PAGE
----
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  great Chopin interpreters 


Although most pianists have Chopin's music in their repertoire, many critics consider the following pianists the great interpreters of Chopin's music in the past century. Each pianist has a different approach to Chopin, which is personal and unique. Together with their brief biography and artistic comments, you will find some featured recordings which are among the best and most representative recordings of these pianists. Please note that the pianists are arranged according to their year of birth.

               1860     IGNACY JAN PADEREWSKI                1932     ADAM HARASIEWICZ
               1877     ALFRED DENIS CORTOT                1934     VAN CLIBURN
               1887     ARTUR RUBINSTEIN                1937     VLADIMIR ASHKENAZY
               1903     CLAUDIO ARRAU                1941     MARTHA ARGERICH
               1903     VLADIMIR HOROWITZ                1941     IDIL BIRET
               1911     SHURA CHERKASSKY                1942     MAURIZIO POLLINI
               1912     NIKITA MAGALOFF                1944     MARIA JOAO PIRES
               1914     JORGE BOLET                1946     ANGELA LEAR
               1915     SVIATOSLAV RICHTER                1947     MURRAY PERAHIA
               1917     DINU LIPATTI                1948     GARRICK OHLSSON
               1920     ARTURO MICHELANGELI                1951     CYPRIEN KATSARIS
               1921     GEORGES CZIFFRA                1956     KRYSTIAN ZIMERMAN
               1924     SAMSON FRANCOIS                1958     DANG THAI SON
               1930     IVAN MORAVEC                1971     EVGENY KISSIN

Recommended reading and music on great pianists:

- Wilhelm von Lenz, The great piano virtuosos of our time, translated from the German by Madeleine R. Baker, New York, G. Schirmer, 1899

- Philips Classics, Great Pianists of the 20th Century: The Complete Edition (Part 1 and Part 2), Polygram Records, 1997

- James Cooke, Great Pianists: In Their Own Words, Dover, 1999

 

  paderewski 

PaderewskiIGNACY JAN PADEREWSKI
18 November 1860, Kurylówka (Poland)
29 June 1941, New York (USA)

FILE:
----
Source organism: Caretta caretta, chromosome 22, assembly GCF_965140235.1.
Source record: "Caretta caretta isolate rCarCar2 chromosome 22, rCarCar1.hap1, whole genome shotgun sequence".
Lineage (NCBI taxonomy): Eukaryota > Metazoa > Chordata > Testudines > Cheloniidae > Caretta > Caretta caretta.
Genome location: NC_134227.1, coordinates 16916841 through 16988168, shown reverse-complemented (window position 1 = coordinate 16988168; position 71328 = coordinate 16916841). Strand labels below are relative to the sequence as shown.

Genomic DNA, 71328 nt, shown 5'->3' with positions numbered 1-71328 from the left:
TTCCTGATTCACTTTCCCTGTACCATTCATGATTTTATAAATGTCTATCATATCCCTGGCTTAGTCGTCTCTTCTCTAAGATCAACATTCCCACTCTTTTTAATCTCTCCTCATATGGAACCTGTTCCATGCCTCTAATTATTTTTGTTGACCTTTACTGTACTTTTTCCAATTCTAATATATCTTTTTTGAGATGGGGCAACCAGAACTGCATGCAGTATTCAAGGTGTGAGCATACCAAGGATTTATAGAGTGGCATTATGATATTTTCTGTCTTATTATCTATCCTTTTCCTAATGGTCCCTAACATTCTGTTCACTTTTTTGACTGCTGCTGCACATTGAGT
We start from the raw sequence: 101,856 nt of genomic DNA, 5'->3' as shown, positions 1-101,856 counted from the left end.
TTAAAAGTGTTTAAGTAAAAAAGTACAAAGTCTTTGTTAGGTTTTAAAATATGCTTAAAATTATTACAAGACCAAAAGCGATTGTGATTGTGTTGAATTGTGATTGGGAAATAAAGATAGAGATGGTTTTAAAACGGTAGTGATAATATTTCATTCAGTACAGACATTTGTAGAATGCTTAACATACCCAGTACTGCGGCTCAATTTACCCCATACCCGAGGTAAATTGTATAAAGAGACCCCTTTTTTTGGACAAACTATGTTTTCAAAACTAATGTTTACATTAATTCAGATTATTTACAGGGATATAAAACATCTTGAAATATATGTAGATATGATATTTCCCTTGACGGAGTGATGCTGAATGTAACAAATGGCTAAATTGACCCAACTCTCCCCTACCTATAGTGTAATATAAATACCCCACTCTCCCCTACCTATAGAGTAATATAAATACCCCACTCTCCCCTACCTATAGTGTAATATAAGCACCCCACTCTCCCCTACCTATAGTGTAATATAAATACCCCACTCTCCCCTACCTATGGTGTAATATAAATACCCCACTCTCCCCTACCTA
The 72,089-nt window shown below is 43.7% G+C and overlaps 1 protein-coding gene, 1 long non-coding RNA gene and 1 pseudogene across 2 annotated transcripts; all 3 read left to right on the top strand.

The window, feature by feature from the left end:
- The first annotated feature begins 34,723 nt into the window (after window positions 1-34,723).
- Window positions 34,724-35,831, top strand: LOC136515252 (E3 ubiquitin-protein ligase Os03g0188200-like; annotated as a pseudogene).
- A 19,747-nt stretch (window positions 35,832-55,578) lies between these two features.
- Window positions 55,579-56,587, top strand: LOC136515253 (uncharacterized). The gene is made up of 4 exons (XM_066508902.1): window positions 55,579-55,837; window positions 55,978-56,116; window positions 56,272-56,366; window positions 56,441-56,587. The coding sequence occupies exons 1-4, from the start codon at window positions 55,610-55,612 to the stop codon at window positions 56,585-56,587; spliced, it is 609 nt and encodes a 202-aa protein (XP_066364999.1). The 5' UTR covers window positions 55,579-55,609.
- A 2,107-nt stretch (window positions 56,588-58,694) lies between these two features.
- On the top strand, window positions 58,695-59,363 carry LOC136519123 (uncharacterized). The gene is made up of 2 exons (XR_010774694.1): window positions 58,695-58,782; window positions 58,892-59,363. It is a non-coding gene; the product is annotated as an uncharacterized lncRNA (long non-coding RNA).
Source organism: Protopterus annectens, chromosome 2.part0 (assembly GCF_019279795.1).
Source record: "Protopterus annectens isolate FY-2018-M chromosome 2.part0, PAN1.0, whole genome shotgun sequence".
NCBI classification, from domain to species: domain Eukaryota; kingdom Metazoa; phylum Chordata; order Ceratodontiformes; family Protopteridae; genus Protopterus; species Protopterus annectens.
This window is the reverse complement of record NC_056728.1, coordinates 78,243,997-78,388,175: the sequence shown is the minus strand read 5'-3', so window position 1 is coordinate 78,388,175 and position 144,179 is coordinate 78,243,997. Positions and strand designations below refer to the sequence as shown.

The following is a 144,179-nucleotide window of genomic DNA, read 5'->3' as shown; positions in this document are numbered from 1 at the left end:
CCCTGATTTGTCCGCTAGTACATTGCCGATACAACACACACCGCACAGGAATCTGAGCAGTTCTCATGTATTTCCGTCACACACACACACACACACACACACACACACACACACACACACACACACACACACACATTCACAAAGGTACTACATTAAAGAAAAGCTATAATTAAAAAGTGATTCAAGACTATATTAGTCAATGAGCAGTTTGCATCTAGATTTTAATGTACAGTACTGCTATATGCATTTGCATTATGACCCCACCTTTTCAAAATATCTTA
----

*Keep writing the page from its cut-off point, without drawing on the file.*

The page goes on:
Born 26 years before the death of Liszt and 37 years before the death of Brahms, Paderewski is a pianist steeped in the musical traditions of the nineteenth-century. Elegance, charm, a beautiful singing tone, these were the hallmarks of the day and Paderewski had them all. Ignacy Jan Paderewski was one of the 20th century’s most controversial artists, both for his piano playing and for his life-style, the subject both of mystic reverence and of flat rejection as a charlatan. Paderewski was constantly told by his teachers that he would never make a successful concert pianist (and would later often say that he had not learnt to play or practise properly at the time). But he persevered, and in October 1884, when Theodor Leschetizky accepted him as a pupil, things changed: his first recital in Paris’s Salle Erard and orchestral debut with Saint-Saens’s Fourth Piano Concerto in 1888 catapulted him into orbit around the Parisian music scene, not least thanks to his magnetic stage presence and personal charisma. Still with a limited repertoire, he developed new programs with Leschetizky. After successes throughout Europe, Paderewski made a sensational debut in New York’s Carnegie Hall in November 1891, launching a lifetime of American tours. His standard repertoire mainly Beethoven, Mendelssohn, Liszt, Brahms and Chopin plus selected pieces by Anton Rubinstein and other contemporaries  also took him to Australia, New Zealand, South America and South Africa. Paderewski actively supported the Polish struggle for independence with a fierce patriotism that in 1919 made him Poland’s first Prime Minister and its delegate to the Versailles peace conference. On the political stage, he was a brilliant orator with an encyclopedic knowledge of history. His return to the concert platform in November 1922 aroused equal enthusiasm in America, where he was the first classical artist to be comprehensively marketed  with Paderewski dolls, candles, toys and even Paderewski soap. And he needed the money  a big spender, he loved luxury and always traveled in a private railway car with grand piano and full entourage including secretary, valet, piano tuner, tour manager, masseuse and porter. At the height of his career he was noted for his delicate touch, eloquent phrasing and rich expressiveness. He could make the piano sing a whole spectrum of colors, with brilliant use of the pedal. This is impressively documented by the some 100 recordings he made between 1911 and 1938, especially the early ones.